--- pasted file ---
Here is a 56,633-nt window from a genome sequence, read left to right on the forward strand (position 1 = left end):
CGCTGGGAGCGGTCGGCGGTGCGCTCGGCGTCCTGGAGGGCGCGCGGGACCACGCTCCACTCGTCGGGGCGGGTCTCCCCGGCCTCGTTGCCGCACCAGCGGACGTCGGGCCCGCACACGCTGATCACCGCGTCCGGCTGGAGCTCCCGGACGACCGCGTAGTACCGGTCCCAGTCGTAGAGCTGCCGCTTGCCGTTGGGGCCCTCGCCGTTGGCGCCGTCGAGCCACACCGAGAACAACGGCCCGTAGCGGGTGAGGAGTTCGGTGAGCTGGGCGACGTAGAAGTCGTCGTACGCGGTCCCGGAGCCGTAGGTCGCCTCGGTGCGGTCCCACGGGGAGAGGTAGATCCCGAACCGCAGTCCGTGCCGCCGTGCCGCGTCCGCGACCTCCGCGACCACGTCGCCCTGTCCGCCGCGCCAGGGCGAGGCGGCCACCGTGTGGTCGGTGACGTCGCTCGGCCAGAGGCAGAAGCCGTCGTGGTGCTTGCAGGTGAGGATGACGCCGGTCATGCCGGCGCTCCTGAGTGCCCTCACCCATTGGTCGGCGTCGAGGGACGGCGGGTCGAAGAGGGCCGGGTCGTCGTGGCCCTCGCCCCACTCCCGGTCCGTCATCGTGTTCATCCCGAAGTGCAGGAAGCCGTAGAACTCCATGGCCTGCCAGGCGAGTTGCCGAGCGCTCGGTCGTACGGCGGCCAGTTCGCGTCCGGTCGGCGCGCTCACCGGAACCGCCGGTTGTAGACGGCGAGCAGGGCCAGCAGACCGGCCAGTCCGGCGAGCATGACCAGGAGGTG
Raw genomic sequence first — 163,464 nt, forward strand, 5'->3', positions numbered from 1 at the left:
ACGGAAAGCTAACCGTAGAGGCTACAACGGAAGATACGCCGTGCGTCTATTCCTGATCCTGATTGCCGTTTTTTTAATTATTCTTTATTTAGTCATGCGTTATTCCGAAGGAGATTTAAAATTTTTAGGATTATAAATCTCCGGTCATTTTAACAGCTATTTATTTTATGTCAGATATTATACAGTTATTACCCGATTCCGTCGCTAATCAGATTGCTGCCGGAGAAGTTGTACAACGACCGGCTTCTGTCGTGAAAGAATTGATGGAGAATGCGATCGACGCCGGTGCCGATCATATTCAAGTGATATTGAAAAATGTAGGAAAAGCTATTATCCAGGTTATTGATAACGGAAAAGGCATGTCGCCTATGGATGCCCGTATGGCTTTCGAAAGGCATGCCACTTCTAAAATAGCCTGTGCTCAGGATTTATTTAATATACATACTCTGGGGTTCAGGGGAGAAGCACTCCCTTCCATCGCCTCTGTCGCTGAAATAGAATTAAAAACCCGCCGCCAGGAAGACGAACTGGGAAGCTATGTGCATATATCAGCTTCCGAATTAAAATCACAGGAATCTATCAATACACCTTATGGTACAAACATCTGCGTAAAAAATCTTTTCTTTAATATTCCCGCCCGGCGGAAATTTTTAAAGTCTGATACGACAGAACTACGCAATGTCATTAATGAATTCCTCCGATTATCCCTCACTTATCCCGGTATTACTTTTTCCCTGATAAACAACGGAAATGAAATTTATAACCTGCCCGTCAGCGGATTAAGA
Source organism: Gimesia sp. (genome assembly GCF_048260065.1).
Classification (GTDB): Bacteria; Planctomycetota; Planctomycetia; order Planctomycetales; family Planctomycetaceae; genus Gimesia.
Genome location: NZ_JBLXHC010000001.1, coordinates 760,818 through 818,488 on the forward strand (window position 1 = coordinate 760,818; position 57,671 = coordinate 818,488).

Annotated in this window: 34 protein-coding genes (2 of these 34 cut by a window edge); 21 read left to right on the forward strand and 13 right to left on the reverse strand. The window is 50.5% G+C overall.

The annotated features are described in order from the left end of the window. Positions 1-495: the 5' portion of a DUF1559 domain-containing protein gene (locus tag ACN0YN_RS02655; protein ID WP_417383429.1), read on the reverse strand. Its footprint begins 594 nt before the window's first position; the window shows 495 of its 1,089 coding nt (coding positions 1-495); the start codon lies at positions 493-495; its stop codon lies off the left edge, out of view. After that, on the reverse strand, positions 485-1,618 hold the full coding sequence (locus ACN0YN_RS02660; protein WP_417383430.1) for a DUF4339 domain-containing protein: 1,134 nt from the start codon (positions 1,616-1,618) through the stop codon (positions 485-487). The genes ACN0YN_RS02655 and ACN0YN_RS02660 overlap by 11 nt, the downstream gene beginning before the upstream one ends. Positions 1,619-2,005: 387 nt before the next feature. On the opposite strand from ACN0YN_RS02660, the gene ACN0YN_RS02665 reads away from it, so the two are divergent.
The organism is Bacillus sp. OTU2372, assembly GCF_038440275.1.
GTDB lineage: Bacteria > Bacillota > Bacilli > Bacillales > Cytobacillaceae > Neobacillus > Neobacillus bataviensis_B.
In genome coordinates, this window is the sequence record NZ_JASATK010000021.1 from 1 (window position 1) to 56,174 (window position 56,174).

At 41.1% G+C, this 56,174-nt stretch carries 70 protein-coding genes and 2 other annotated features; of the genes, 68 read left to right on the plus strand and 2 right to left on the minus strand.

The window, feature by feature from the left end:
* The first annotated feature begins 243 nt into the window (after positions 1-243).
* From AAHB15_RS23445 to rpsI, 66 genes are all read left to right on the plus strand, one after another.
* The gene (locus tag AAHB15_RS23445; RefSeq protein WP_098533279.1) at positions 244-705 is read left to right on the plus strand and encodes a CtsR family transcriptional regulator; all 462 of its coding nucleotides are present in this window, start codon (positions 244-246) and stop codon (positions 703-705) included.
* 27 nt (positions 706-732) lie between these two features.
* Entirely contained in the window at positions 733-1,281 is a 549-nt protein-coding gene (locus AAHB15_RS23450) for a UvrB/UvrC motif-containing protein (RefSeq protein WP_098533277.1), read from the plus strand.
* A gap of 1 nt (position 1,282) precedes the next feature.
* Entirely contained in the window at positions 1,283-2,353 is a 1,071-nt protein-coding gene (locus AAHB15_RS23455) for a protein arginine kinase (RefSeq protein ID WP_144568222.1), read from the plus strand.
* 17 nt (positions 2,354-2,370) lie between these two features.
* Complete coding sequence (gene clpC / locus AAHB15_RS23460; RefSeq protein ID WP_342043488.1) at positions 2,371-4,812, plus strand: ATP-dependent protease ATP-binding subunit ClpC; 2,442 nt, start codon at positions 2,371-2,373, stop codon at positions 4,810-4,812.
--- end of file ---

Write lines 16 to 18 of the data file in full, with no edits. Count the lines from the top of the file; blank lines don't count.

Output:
* From AAHB15_RS23445 to rpsI, 66 genes are all read left to right on the plus strand, one after another.
* The gene (locus tag AAHB15_RS23445; RefSeq protein WP_098533279.1) at positions 244-705 is read left to right on the plus strand and encodes a CtsR family transcriptional regulator; all 462 of its coding nucleotides are present in this window, start codon (positions 244-246) and stop codon (positions 703-705) included.
* 27 nt (positions 706-732) lie between these two features.